Uncompetitive staff salaries: Italy could be left behind

Europe is known for being quite a differentiated continent, partly because of its geography and partly because of its history. Even in recent years, while decades of European Union policies have struggled to make the continent more homogeneous in terms of wealth and economic activities, a number of factors still push towards divergence rather than towards integration.

Higher education has often been identified as one of the main tools for the creation of an actual European Area, with the Erasmus programme – the European Community action scheme for the mobility of university students, established in 1987 – often identified as one of the most successful initiatives.

However, while student flows have actually increased a reciprocal exchange of people, knowledge and culture, flows of researchers and academic staff in general do not seem to follow the same path. In fact, uncompetitive salaries in Southern Europe are causing a brain drain and are making the southern countries less attractive to foreign researchers.

Comparing the attractiveness of systems

In this regard, our elaboration of the study commissioned by the Conference of Italian University Rectors (CRUI) was recently published in the “Research and Occasional Paper Series” of the Center for Studies in Higher Education at the University of California, Berkeley, comparing the attractiveness of European university systems in the four largest European economies, namely Germany, France, the United Kingdom and Italy.

The paper compares average remuneration for similar academic positions, remuneration structure, career path speed and perceived work quality.

It highlights that while the international market for skilled educators is expected to grow, with increased movement across borders, not all higher education systems in Europe are equal in the way they treat their workforce, especially in Southern Europe where academics in public universities are civil servants and there is a lack of the flexibility needed to attract fresh talent.

The estimate of net average remuneration is reported in Table 1 below.

Table 1: Comparisons of net average annual remuneration estimates and gaps (in percentage) across three academic levels in Italy, Germany, the UK and France

The large gap between Italian remuneration and that received by academic colleagues working in other European countries is immediately noticeable. Particularly severe is the comparison at the beginning of one’s career, where Italian researchers in ‘tenure track’ (RTD-Bs, ie, researchers who can become associate professors after a positive evaluation by internal bodies, provided they have national qualifications) are paid more than a third less than their French counterparts and half of what their German and English colleagues receive.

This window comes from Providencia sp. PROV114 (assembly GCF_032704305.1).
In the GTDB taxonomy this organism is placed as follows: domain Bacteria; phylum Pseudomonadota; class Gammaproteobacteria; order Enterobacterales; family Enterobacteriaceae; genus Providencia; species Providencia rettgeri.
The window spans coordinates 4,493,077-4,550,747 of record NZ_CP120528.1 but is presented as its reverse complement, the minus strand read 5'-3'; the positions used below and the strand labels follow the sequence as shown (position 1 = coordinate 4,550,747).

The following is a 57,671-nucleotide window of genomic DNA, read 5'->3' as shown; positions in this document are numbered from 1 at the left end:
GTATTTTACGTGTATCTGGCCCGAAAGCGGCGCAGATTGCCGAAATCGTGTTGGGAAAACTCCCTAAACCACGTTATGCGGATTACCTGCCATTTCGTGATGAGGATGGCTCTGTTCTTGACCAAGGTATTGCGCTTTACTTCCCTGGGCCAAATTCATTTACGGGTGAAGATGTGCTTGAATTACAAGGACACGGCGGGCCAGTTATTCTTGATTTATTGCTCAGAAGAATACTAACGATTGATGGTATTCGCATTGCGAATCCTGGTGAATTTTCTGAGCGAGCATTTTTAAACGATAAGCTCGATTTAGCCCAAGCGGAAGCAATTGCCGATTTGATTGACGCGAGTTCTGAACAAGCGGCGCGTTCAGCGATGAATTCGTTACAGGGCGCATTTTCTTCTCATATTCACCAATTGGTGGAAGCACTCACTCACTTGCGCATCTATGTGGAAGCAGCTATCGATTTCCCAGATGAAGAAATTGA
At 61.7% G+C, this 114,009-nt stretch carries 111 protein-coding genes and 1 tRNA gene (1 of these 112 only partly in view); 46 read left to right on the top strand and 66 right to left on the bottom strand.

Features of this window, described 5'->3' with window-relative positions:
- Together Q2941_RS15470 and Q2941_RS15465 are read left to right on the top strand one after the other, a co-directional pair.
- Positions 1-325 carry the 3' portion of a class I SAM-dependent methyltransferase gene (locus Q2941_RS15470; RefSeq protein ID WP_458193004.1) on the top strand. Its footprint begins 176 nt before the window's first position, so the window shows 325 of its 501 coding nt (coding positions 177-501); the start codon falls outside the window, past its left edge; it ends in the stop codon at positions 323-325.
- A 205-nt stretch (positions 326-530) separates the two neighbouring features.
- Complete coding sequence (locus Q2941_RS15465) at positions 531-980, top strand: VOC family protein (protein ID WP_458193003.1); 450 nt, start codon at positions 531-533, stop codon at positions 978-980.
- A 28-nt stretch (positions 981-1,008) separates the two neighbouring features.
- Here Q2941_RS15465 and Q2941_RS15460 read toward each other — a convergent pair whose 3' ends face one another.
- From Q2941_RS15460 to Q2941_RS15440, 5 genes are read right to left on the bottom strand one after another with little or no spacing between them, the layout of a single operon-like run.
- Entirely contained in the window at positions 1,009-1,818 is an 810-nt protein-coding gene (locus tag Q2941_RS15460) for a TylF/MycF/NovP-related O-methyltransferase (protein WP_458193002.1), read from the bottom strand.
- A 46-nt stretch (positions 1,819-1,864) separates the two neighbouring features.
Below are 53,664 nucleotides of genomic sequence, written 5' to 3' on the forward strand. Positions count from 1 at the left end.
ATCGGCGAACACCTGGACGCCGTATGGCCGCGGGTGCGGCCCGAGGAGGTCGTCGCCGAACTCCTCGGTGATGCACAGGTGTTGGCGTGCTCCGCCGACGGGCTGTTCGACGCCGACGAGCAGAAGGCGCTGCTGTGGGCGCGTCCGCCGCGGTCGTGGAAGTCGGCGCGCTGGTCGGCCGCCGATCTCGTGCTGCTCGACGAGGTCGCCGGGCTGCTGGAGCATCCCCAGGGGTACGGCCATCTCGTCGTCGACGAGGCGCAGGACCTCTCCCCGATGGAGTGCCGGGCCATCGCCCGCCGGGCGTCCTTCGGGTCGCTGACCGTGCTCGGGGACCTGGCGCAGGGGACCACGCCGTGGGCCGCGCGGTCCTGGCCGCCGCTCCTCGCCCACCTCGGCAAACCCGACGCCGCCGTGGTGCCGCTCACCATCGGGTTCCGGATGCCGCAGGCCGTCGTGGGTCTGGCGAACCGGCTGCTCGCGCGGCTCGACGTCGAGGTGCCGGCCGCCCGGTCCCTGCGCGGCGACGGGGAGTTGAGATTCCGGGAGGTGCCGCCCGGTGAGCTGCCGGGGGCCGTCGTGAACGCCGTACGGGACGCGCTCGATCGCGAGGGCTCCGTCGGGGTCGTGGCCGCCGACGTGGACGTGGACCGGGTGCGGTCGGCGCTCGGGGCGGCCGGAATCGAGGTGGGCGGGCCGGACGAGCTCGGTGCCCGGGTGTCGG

In addition to differences in levels of pay, the paper also notes the rigidity of the Italian remuneration system, which not only has no bargaining mechanism during the hiring process, but also does not provide for forms of adjustment due to market opportunities and-or territorial differences.

A UK university can, for example, negotiate better remuneration to convince a young engineer to opt for an academic career; a German university can offer remuneration that takes into account the different cost of living in the various German ‘Länder’; and a French university can adjust remuneration taking into account different family responsibilities; but none of these opportunities are possible for an Italian university.

Moreover, Italian universities are the only ones that do not explicitly provide a ‘mobility package’ capable of attracting young talent from other European countries.

The battle for talent

In an era where talent, especially that of those who work in an international context such as the academic job market, is increasingly identified as the main ‘scarce resource’ and where universities are seen as engines of development and the potential solution for the low growth rates of Western economies, it is clear that many of Italy’s main European competitors have equipped themselves with the tools needed to increase their attractiveness.

Italy, with all the demographic issues it is facing, needs to face this challenge around attractiveness in a conscious way.

The recent implementation of the Recovery Fund Facility was conceived of as a way to reduce labour market gaps and its objectives include investing in human resources.

The incentives for academic mobility approved last year and the contents of the recent decree approved by the government regarding rewards for academic staff are a step in the right direction because if it is still true that the choice of an academic career is first and foremost guided by passion and a desire for knowledge, it is also true that a researcher today knows he can follow this spark not only in Italy but in an increasingly global market.

It is therefore necessary to continue moving more quickly in this direction to avoid being overtaken by those in a much faster lane – with a long-lasting effect on Italy’s future.

Alice Civera is based in the department of engineering at the University of Bergamo, Italy; Dr Erik Lehmann is professor of management and organisation at the University of Augsburg, Germany; Michele Meoli is associate professor of finance at the department of management, information and production engineering at the University of Bergamo, Italy; and Stefano Paleari is professor of analysis of the finance system and public management at the University of Bergamo, Italy.